I am interested in exploring how various central neurotransmitter systems are affected by pharmacological and environmental manipulations, and how these changes, in turn, are related to behavior. My research has focused on the biological consequences of stress and the neurochemical effects of drugs of abuse. Recent theories have emerged which suggest that both stress and drugs of abuse activate certain common pathways within the brain, while chronic exposure to either stimulus can lead to long-lasting changes in the responsiveness of these pathways. Our laboratory examines the effects of stress and drugs of abuse on neurotransmitter release in these pathways and attempts to correlate the neurochemical changes with observable behaviors. Investigation of neurochemical changes in response to these stimuli may provide clues about the neural circuitry underlying the behaviors and physiological states associated with drug addiction and stress-related mental illnesses.
DR. JESSICA MCQUIGG (ECOLOGY)
Hall of Sciences 104
The McQuigg lab focuses on wildlife disease ecology, herpetology, and aquatic ecology. Her current research focuses on understanding disease dynamics between the invasive amphibian chytrid fungus,Batrachochytrium dendrobatidis, and frogs in geographic areas that are not experiencing amphibian declines. In particular, her lab is exploring how environmental conditions and complex aquatic communities moderate pathogen intensity in frogs and how we can manage aquatic habitats to be less disease prone. To answer these questions, we use field sampling and monitoring of frogs, aquatic macroinvertebrates, zooplankton, and algal resources, and conduct experiments in the lab. When we aren’t in the field, we use global information systems (GIS) to understand landscape characteristics and molecular techniques such as DNA extraction and quantitation to identify infected individuals.
DR. G. SCOTT MORGAN (MORAL AND POLITICAL PSYCHOLOGY)
Hannan House 205
Students in the Moral and Political Psychology (MAPP) Lab work alongside Prof. G. Scott Morgan to investigate people’s worldviews. The lab empirically tackles three interrelated questions. What are the causes and consequences of seeing attitudes as grounded in moral right and wrong? How do people use political ideologies as lenses through which to make sense of their social world? And what motivates people to stand up in the name of their beliefs — through peaceful or not so peaceful protests and activism? Recent projects have examined how social influence and perceptions of harm shape our tendencies to moralize our beliefs; the reasons we maintain trust for high power members of our political groups even when we know they are lying to us; and the ways that our perceptions of given protest movements (e.g., the Black Lives Matter Movement) shape our views of other protest movements (e.g., climate change activism).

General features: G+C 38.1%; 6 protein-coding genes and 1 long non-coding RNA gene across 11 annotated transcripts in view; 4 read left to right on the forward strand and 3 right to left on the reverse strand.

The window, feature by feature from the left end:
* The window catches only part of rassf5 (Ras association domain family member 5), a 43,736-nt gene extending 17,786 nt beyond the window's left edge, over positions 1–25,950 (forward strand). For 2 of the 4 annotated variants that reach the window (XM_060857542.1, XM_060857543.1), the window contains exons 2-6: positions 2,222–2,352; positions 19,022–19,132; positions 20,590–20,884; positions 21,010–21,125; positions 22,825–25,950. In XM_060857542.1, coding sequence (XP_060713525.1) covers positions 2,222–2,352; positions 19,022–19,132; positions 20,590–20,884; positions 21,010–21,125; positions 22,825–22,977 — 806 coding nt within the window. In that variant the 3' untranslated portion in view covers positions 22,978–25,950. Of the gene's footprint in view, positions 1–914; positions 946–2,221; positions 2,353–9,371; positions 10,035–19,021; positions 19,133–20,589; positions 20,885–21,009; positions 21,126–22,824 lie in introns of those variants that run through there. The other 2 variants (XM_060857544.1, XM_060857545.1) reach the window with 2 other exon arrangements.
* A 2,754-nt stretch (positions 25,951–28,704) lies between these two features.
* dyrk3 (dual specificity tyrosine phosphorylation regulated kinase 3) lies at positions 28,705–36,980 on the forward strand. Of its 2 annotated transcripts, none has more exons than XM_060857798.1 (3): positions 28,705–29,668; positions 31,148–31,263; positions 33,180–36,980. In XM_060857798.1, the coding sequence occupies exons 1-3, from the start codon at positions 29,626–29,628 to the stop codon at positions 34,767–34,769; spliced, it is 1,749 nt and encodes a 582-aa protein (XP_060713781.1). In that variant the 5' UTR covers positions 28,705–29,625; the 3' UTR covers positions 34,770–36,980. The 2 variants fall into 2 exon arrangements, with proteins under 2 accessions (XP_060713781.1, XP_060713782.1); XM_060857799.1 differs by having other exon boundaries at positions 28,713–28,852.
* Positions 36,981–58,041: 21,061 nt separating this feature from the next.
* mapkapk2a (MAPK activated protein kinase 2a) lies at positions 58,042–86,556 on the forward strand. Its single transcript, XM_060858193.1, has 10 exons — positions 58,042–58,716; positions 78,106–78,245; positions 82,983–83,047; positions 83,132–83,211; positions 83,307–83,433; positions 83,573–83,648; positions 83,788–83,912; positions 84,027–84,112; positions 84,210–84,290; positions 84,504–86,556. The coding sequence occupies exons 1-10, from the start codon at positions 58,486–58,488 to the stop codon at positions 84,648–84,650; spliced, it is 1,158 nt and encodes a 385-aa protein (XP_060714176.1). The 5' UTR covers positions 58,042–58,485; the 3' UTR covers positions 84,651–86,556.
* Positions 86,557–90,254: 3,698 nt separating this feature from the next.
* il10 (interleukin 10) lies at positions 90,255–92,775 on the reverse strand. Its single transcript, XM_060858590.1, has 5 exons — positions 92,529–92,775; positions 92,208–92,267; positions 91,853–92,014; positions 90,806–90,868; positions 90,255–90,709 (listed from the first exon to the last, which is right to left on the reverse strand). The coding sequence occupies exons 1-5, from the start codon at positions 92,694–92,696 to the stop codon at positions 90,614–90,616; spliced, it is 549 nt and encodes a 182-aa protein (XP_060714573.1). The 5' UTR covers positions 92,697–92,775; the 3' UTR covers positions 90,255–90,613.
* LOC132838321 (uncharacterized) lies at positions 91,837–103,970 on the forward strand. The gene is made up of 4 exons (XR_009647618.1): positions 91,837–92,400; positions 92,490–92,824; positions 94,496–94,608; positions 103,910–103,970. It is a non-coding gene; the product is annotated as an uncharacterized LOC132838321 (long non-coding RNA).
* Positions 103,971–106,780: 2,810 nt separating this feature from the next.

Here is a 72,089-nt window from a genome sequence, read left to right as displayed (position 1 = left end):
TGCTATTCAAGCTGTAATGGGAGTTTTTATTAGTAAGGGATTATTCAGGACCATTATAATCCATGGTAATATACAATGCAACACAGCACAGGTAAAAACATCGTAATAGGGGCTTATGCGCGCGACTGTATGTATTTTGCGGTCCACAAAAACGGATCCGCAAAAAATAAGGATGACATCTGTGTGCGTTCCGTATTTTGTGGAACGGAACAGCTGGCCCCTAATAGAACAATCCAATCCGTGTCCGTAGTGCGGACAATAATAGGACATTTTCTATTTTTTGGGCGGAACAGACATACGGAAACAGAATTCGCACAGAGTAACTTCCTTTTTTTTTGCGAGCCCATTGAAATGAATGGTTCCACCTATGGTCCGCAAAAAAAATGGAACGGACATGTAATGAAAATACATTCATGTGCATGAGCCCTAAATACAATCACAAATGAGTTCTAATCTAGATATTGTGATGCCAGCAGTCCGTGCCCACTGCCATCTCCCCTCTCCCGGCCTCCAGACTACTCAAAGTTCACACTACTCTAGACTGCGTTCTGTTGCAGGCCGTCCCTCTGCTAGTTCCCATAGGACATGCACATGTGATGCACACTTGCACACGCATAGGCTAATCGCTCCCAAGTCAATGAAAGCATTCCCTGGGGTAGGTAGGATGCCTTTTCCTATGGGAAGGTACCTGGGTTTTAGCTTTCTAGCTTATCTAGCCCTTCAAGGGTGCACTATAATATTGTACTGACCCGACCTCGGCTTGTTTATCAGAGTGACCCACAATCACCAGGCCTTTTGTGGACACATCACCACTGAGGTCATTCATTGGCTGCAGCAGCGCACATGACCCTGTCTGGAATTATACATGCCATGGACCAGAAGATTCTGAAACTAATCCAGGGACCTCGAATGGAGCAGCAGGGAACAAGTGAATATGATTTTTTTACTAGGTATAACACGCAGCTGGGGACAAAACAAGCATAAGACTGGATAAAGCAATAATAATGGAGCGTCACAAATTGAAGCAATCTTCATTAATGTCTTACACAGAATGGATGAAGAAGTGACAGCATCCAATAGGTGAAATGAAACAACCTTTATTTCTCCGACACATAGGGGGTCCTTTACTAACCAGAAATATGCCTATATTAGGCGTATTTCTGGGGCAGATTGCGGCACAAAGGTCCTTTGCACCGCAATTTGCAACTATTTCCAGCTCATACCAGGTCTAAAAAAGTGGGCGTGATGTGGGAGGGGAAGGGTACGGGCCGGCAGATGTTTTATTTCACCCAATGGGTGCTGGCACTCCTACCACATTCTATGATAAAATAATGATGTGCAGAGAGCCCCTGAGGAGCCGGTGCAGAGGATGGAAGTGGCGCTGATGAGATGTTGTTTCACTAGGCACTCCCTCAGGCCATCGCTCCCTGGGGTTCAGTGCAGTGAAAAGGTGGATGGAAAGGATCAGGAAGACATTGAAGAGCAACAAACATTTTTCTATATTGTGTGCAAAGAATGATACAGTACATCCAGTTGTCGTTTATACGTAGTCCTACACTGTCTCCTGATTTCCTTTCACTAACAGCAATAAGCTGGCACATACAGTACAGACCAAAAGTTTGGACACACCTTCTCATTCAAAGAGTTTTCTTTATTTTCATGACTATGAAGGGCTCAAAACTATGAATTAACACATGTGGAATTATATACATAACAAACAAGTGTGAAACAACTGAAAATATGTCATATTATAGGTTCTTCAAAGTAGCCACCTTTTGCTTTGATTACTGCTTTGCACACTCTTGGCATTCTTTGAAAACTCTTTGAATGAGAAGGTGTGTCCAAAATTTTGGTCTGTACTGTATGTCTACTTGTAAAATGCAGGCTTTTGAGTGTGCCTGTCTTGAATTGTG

DR. JOHN PERKINS (MICROBIOLOGY)
Hall of Sciences 332
Industrial microbial fermentation is extensively used in the production of food and beverages, vitamins and other fine chemicals, and pharmaceutical products including antibiotics. My lab works on two fermentation projects: production of the antibiotic kibdelomycin produced by the actinomycete Kibdelosporangium sp. and production of vitamin B2 (riboflavin) by the Gram-positive model microorganism Bacillus subtilis. In the first project, students use classical mutagenesis and screening methods to improve the production and pharmacokinetics of kibdelomycin. Purified kibdelomycin is also provided to Dr. Gullo’s group for chemical modification to improve the efficacy of this antibiotic. Classical mutagenesis and screening methods are also used in the second project to isolated host mutations that improve the production level of riboflavin.
DR. TAMMY WINDFELDER (ANIMAL BEHAVIOR AND POPULATION ECOLOGY)
Hall of Sciences 131
Dr. Windfelder’s research interests include animal behavior and population ecology. Her current research focuses on the small mammal species found on Drew University’s campus and at the nearby Great Swamp Watershed Association’s Conservation Management Area. Since 2009, Dr. Windfelder and her students have been monitoring these small mammal populations to investigate the impact of deer and deer-proof fencing on these populations. With the Drew Forest Restoration Project, we can also examine the effects of the regrowth of a healthy understory and native plant community on these small mammal populations. Furthermore, this long-term study provides the unique opportunity to examine long-term changes in small mammal populations and their responses to stochastic events such as disease outbreaks, major storms, and changes in predation pressure.